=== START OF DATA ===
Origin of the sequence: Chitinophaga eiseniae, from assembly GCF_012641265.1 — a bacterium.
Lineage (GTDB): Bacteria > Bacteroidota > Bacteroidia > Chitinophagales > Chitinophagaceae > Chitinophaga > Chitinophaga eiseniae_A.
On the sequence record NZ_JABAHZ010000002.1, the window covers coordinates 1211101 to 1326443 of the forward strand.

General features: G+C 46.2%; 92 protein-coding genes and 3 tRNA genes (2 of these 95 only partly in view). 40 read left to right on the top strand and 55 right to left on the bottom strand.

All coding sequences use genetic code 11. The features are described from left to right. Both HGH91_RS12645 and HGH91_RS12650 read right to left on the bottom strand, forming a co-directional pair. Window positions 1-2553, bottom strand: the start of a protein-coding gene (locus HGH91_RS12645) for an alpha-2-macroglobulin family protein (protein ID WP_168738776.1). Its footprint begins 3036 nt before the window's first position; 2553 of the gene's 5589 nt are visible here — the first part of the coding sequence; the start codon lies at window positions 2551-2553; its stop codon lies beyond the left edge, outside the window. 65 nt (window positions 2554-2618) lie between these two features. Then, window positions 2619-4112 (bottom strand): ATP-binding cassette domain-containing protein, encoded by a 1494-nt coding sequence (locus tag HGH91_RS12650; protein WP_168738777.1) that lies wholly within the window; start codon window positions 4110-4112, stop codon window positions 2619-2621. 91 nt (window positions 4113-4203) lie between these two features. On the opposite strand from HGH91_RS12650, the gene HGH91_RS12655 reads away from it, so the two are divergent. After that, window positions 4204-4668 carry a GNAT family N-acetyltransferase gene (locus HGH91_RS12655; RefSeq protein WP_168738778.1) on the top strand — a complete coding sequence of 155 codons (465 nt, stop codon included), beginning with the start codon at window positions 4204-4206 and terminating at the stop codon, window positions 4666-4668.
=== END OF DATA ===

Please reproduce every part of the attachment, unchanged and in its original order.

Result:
Origin of the sequence: Chitinophaga eiseniae, from assembly GCF_012641265.1 — a bacterium.
Lineage (GTDB): Bacteria > Bacteroidota > Bacteroidia > Chitinophagales > Chitinophagaceae > Chitinophaga > Chitinophaga eiseniae_A.
On the sequence record NZ_JABAHZ010000002.1, the window covers coordinates 1211101 to 1326443 of the forward strand.

General features: G+C 46.2%; 92 protein-coding genes and 3 tRNA genes (2 of these 95 only partly in view). 40 read left to right on the top strand and 55 right to left on the bottom strand.

All coding sequences use genetic code 11. The features are described from left to right. Both HGH91_RS12645 and HGH91_RS12650 read right to left on the bottom strand, forming a co-directional pair. Window positions 1-2553, bottom strand: the start of a protein-coding gene (locus HGH91_RS12645) for an alpha-2-macroglobulin family protein (protein ID WP_168738776.1). Its footprint begins 3036 nt before the window's first position; 2553 of the gene's 5589 nt are visible here — the first part of the coding sequence; the start codon lies at window positions 2551-2553; its stop codon lies beyond the left edge, outside the window. 65 nt (window positions 2554-2618) lie between these two features. Then, window positions 2619-4112 (bottom strand): ATP-binding cassette domain-containing protein, encoded by a 1494-nt coding sequence (locus tag HGH91_RS12650; protein WP_168738777.1) that lies wholly within the window; start codon window positions 4110-4112, stop codon window positions 2619-2621. 91 nt (window positions 4113-4203) lie between these two features. On the opposite strand from HGH91_RS12650, the gene HGH91_RS12655 reads away from it, so the two are divergent. After that, window positions 4204-4668 carry a GNAT family N-acetyltransferase gene (locus HGH91_RS12655; RefSeq protein WP_168738778.1) on the top strand — a complete coding sequence of 155 codons (465 nt, stop codon included), beginning with the start codon at window positions 4204-4206 and terminating at the stop codon, window positions 4666-4668.